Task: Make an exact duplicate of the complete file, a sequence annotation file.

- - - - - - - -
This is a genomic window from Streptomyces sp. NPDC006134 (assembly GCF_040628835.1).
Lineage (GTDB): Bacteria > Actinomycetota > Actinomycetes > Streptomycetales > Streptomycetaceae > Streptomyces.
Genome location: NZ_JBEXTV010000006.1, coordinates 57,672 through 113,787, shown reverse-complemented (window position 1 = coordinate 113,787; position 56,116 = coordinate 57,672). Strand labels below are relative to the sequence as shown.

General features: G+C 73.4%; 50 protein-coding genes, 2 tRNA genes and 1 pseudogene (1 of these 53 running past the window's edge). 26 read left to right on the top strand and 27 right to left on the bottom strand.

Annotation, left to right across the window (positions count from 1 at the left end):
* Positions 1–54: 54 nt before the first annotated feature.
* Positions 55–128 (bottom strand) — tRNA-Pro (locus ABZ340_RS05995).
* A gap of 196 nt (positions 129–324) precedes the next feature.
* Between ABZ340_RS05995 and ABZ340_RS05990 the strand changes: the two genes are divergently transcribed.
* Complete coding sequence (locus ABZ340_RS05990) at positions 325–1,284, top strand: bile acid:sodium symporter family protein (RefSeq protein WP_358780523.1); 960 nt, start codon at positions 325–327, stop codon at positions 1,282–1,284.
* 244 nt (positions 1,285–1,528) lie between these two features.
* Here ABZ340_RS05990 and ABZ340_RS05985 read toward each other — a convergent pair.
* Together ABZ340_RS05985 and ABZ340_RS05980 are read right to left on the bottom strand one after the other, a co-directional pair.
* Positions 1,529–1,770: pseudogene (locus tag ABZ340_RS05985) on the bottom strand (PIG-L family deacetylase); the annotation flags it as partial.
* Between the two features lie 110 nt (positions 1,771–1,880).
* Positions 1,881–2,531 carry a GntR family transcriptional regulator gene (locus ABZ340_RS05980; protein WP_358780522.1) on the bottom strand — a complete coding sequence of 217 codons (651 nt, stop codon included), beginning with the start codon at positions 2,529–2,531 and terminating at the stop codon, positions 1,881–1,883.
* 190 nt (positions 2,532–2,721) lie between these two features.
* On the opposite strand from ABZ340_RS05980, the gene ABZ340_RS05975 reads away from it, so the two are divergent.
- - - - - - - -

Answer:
This is a genomic window from Streptomyces sp. NPDC006134 (assembly GCF_040628835.1).
Lineage (GTDB): Bacteria > Actinomycetota > Actinomycetes > Streptomycetales > Streptomycetaceae > Streptomyces.
Genome location: NZ_JBEXTV010000006.1, coordinates 57,672 through 113,787, shown reverse-complemented (window position 1 = coordinate 113,787; position 56,116 = coordinate 57,672). Strand labels below are relative to the sequence as shown.

General features: G+C 73.4%; 50 protein-coding genes, 2 tRNA genes and 1 pseudogene (1 of these 53 running past the window's edge). 26 read left to right on the top strand and 27 right to left on the bottom strand.

Annotation, left to right across the window (positions count from 1 at the left end):
* Positions 1–54: 54 nt before the first annotated feature.
* Positions 55–128 (bottom strand) — tRNA-Pro (locus ABZ340_RS05995).
* A gap of 196 nt (positions 129–324) precedes the next feature.
* Between ABZ340_RS05995 and ABZ340_RS05990 the strand changes: the two genes are divergently transcribed.
* Complete coding sequence (locus ABZ340_RS05990) at positions 325–1,284, top strand: bile acid:sodium symporter family protein (RefSeq protein WP_358780523.1); 960 nt, start codon at positions 325–327, stop codon at positions 1,282–1,284.
* 244 nt (positions 1,285–1,528) lie between these two features.
* Here ABZ340_RS05990 and ABZ340_RS05985 read toward each other — a convergent pair.
* Together ABZ340_RS05985 and ABZ340_RS05980 are read right to left on the bottom strand one after the other, a co-directional pair.
* Positions 1,529–1,770: pseudogene (locus tag ABZ340_RS05985) on the bottom strand (PIG-L family deacetylase); the annotation flags it as partial.
* Between the two features lie 110 nt (positions 1,771–1,880).
* Positions 1,881–2,531 carry a GntR family transcriptional regulator gene (locus ABZ340_RS05980; protein WP_358780522.1) on the bottom strand — a complete coding sequence of 217 codons (651 nt, stop codon included), beginning with the start codon at positions 2,529–2,531 and terminating at the stop codon, positions 1,881–1,883.
* 190 nt (positions 2,532–2,721) lie between these two features.
* On the opposite strand from ABZ340_RS05980, the gene ABZ340_RS05975 reads away from it, so the two are divergent.